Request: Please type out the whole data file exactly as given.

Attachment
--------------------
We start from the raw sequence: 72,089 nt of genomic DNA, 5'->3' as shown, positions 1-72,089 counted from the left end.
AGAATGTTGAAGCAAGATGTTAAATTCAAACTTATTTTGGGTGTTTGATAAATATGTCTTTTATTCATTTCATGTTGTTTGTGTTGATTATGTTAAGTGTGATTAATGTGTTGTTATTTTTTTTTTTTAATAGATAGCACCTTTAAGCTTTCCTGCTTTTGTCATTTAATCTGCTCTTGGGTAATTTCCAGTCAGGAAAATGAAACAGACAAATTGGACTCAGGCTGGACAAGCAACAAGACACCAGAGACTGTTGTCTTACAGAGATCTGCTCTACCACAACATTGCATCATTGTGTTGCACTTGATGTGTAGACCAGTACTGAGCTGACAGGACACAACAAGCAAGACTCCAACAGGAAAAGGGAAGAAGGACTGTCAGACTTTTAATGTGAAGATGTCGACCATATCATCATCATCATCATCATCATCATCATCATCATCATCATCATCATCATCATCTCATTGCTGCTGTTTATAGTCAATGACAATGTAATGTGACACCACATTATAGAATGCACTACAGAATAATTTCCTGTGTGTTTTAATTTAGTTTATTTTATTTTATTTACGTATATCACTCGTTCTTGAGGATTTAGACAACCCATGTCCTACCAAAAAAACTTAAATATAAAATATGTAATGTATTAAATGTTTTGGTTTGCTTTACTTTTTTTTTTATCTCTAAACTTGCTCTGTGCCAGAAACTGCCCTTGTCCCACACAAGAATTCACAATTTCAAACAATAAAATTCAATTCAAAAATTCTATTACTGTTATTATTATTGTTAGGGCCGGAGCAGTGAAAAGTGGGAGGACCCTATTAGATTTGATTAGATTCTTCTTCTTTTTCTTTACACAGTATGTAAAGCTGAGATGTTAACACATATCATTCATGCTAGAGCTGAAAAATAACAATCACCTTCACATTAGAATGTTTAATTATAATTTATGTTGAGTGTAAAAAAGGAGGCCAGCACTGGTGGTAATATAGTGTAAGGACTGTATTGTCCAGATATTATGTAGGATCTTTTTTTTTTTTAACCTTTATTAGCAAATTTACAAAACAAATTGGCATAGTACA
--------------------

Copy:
We start from the raw sequence: 72,089 nt of genomic DNA, 5'->3' as shown, positions 1-72,089 counted from the left end.
AGAATGTTGAAGCAAGATGTTAAATTCAAACTTATTTTGGGTGTTTGATAAATATGTCTTTTATTCATTTCATGTTGTTTGTGTTGATTATGTTAAGTGTGATTAATGTGTTGTTATTTTTTTTTTTTAATAGATAGCACCTTTAAGCTTTCCTGCTTTTGTCATTTAATCTGCTCTTGGGTAATTTCCAGTCAGGAAAATGAAACAGACAAATTGGACTCAGGCTGGACAAGCAACAAGACACCAGAGACTGTTGTCTTACAGAGATCTGCTCTACCACAACATTGCATCATTGTGTTGCACTTGATGTGTAGACCAGTACTGAGCTGACAGGACACAACAAGCAAGACTCCAACAGGAAAAGGGAAGAAGGACTGTCAGACTTTTAATGTGAAGATGTCGACCATATCATCATCATCATCATCATCATCATCATCATCATCATCATCATCATCATCATCTCATTGCTGCTGTTTATAGTCAATGACAATGTAATGTGACACCACATTATAGAATGCACTACAGAATAATTTCCTGTGTGTTTTAATTTAGTTTATTTTATTTTATTTACGTATATCACTCGTTCTTGAGGATTTAGACAACCCATGTCCTACCAAAAAAACTTAAATATAAAATATGTAATGTATTAAATGTTTTGGTTTGCTTTACTTTTTTTTTTATCTCTAAACTTGCTCTGTGCCAGAAACTGCCCTTGTCCCACACAAGAATTCACAATTTCAAACAATAAAATTCAATTCAAAAATTCTATTACTGTTATTATTATTGTTAGGGCCGGAGCAGTGAAAAGTGGGAGGACCCTATTAGATTTGATTAGATTCTTCTTCTTTTTCTTTACACAGTATGTAAAGCTGAGATGTTAACACATATCATTCATGCTAGAGCTGAAAAATAACAATCACCTTCACATTAGAATGTTTAATTATAATTTATGTTGAGTGTAAAAAAGGAGGCCAGCACTGGTGGTAATATAGTGTAAGGACTGTATTGTCCAGATATTATGTAGGATCTTTTTTTTTTTTAACCTTTATTAGCAAATTTACAAAACAAATTGGCATAGTACA